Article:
California Will Use Surveillance Satellites to Track Down Carbon Super-Emitters

California plans to put not one, but two satellites in orbit to help hunt for elusive “super-emitters” of greenhouse gases.

Many people thought Gov. Jerry Brown was joking back in 2016 when he pledged California will launch its “own damn satellite” to track greenhouse gas pollutants.

But now the state plans to put not one, but two satellites in orbit to help hunt for elusive “super-emitters” of greenhouse gases.

KTLA reports that a newly formed non-profit called Carbon Mapper is going to launch the satellites in 2023, using $100 million in funding from philanthropic groups.

“The two satellites will be used to locate, quantify and make visible plumes of methane and carbon pollution, which remain major obstacles in the fight against climate change. Regulators and scientists say faster, more accurate monitoring is urgently needed to accelerate greenhouse gas reductions and keep global warming from reaching catastrophic levels.”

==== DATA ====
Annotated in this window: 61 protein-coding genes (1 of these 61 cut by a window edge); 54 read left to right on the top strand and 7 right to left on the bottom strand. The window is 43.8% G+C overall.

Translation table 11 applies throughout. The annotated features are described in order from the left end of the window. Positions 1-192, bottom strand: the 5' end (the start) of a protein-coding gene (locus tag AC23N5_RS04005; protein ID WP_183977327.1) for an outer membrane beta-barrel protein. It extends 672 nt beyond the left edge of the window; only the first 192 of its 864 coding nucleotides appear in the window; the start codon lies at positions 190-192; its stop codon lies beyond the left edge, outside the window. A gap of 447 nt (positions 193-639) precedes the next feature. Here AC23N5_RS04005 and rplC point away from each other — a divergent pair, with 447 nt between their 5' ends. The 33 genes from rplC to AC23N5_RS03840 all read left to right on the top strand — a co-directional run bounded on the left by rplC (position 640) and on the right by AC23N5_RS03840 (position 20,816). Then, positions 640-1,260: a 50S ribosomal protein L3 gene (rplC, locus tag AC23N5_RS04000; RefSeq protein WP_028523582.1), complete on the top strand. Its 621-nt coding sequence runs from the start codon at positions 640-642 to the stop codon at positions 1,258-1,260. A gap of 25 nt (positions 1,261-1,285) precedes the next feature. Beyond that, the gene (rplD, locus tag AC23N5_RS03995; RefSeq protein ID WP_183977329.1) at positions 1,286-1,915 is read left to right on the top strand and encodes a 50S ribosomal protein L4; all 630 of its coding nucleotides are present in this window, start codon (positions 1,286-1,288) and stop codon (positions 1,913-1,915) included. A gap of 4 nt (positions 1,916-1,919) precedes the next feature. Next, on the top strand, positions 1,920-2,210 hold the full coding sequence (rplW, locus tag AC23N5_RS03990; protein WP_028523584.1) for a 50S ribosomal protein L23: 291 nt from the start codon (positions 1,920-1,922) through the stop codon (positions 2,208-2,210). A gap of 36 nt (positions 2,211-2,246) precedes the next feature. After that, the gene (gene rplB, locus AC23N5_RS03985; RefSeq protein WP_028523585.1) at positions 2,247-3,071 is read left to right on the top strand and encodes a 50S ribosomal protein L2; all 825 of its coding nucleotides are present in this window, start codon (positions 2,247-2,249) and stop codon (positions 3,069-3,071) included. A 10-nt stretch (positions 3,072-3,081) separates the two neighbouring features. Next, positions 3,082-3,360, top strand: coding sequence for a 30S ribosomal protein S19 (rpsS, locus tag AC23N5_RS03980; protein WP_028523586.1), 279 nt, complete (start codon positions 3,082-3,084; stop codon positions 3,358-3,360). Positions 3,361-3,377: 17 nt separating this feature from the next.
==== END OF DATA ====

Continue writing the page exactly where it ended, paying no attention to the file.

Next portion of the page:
The satellites will target oil and gas operations, waste management facilities, but also dairies and other industries that researchers say emit much of the state’s methane.

Methane is a short-lived but powerful pollutant that traps heat 80 times more effectively than CO2.

Although we’re somewhat used to California spearheading green initiatives and legislation, we’d definitely like to see these green watch satellites taking a peek over the state lines as well. 

Nikola uses his background in electrical engineering to break down complex sustainability topics for GreenCitizen's readers. He is a firm believer in environmental conservation, which he practices daily through recycling and home-grown food. He enjoys hiking, engaging in white-water sports, and collecting pocket knives.

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